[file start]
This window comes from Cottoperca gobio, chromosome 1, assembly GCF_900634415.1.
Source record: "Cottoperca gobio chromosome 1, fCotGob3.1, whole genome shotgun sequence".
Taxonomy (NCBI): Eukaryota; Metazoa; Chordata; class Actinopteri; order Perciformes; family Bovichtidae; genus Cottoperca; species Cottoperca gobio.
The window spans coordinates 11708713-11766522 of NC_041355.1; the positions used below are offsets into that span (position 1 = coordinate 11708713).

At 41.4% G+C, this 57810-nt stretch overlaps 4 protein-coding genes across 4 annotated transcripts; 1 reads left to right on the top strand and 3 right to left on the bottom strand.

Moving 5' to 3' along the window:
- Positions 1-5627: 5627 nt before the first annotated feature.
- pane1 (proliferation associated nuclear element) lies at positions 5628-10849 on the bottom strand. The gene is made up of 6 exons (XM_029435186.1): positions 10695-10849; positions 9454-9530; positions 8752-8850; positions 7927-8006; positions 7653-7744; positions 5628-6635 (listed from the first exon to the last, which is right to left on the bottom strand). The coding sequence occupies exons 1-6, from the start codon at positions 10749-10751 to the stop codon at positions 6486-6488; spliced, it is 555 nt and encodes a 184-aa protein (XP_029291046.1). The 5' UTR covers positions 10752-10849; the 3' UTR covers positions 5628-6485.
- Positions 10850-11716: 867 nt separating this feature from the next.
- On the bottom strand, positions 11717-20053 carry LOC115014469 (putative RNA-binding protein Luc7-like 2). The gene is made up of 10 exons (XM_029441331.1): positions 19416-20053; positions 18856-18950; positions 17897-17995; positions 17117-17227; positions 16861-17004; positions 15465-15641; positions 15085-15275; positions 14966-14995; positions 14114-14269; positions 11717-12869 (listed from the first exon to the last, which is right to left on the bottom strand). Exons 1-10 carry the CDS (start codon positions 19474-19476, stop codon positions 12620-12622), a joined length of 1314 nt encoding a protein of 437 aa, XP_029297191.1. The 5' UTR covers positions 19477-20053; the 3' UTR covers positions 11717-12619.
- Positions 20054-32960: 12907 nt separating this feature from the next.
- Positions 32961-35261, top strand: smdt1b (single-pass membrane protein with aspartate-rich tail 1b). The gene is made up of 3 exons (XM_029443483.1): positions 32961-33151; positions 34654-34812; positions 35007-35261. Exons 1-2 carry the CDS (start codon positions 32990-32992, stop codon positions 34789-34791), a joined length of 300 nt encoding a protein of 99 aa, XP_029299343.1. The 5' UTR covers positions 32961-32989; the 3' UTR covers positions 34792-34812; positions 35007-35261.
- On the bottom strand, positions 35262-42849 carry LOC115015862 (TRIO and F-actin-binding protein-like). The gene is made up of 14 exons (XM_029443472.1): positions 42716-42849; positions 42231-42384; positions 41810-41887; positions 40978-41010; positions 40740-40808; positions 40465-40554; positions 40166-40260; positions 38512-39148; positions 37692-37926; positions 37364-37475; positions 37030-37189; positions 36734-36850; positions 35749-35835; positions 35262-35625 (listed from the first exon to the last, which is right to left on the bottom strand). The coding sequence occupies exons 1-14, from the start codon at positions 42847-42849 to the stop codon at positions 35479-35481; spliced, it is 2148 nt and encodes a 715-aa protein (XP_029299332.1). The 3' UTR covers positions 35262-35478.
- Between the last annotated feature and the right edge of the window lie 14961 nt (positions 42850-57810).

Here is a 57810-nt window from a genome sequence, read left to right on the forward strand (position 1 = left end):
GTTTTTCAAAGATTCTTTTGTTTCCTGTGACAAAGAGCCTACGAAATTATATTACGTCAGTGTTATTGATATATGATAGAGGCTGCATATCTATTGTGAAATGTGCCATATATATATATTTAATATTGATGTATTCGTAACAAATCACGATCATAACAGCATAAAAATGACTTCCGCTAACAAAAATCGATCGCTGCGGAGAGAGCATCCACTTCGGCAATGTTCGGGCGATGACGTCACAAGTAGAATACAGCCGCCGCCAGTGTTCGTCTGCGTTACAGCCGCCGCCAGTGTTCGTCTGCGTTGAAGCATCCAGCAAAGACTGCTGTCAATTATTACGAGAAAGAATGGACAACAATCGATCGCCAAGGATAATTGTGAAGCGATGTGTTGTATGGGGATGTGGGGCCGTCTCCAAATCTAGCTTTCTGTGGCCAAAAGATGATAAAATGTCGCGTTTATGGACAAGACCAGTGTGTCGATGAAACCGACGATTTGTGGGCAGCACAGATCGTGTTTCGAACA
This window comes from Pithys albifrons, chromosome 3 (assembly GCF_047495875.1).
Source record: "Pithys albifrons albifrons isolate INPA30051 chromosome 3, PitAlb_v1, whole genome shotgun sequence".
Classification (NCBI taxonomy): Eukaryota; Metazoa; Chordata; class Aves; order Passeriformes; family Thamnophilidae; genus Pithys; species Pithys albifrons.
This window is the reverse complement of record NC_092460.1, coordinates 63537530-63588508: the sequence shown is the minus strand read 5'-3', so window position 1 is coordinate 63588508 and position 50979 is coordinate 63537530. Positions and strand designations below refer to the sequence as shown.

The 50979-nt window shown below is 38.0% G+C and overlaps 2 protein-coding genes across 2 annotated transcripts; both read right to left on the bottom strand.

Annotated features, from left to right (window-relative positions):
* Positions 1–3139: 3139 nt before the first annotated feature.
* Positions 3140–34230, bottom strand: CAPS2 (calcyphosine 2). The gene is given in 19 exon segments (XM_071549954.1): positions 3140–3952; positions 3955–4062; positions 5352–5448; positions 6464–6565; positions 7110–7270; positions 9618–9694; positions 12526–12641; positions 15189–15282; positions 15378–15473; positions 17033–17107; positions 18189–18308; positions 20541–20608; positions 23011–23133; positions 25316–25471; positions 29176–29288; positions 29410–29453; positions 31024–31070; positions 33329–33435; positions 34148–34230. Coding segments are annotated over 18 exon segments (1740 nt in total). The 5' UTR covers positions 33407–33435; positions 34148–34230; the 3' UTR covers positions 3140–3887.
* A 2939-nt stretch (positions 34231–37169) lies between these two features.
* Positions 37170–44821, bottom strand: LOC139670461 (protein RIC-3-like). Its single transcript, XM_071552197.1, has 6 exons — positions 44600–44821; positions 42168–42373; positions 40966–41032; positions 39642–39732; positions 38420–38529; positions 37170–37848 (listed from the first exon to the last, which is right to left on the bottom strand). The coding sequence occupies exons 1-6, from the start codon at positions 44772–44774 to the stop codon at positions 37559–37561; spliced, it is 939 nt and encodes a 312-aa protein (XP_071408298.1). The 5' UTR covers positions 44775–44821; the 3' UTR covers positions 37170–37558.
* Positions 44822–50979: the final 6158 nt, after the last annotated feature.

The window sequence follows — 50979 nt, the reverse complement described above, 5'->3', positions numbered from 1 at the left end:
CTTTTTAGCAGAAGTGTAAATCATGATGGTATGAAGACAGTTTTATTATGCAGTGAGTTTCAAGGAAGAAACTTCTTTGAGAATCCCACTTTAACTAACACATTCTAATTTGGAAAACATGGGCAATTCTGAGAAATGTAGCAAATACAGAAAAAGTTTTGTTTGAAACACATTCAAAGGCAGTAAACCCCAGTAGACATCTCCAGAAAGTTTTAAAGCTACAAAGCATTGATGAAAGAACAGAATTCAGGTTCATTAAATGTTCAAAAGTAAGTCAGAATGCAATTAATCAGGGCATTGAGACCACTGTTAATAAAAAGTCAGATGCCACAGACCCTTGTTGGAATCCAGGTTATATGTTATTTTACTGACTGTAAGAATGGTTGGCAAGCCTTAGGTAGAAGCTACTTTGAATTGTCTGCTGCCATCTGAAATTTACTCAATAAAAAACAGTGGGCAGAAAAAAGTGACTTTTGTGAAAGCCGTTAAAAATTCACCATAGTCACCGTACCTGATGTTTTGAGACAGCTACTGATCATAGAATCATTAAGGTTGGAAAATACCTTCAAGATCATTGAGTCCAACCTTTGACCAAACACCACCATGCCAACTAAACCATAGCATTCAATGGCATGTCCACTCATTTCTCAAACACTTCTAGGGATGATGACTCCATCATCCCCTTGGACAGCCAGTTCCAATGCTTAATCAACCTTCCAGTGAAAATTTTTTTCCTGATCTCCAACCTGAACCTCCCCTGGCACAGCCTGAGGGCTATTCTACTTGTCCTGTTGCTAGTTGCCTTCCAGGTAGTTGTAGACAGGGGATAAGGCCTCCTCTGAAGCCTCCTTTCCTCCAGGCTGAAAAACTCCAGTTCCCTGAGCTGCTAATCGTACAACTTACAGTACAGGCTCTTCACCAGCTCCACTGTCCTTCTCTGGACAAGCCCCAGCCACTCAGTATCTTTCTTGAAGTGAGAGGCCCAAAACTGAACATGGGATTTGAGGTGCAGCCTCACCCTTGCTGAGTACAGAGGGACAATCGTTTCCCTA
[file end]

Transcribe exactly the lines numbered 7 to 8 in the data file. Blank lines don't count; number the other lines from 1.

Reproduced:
- Positions 1-5627: 5627 nt before the first annotated feature.
- pane1 (proliferation associated nuclear element) lies at positions 5628-10849 on the bottom strand. The gene is made up of 6 exons (XM_029435186.1): positions 10695-10849; positions 9454-9530; positions 8752-8850; positions 7927-8006; positions 7653-7744; positions 5628-6635 (listed from the first exon to the last, which is right to left on the bottom strand). The coding sequence occupies exons 1-6, from the start codon at positions 10749-10751 to the stop codon at positions 6486-6488; spliced, it is 555 nt and encodes a 184-aa protein (XP_029291046.1). The 5' UTR covers positions 10752-10849; the 3' UTR covers positions 5628-6485.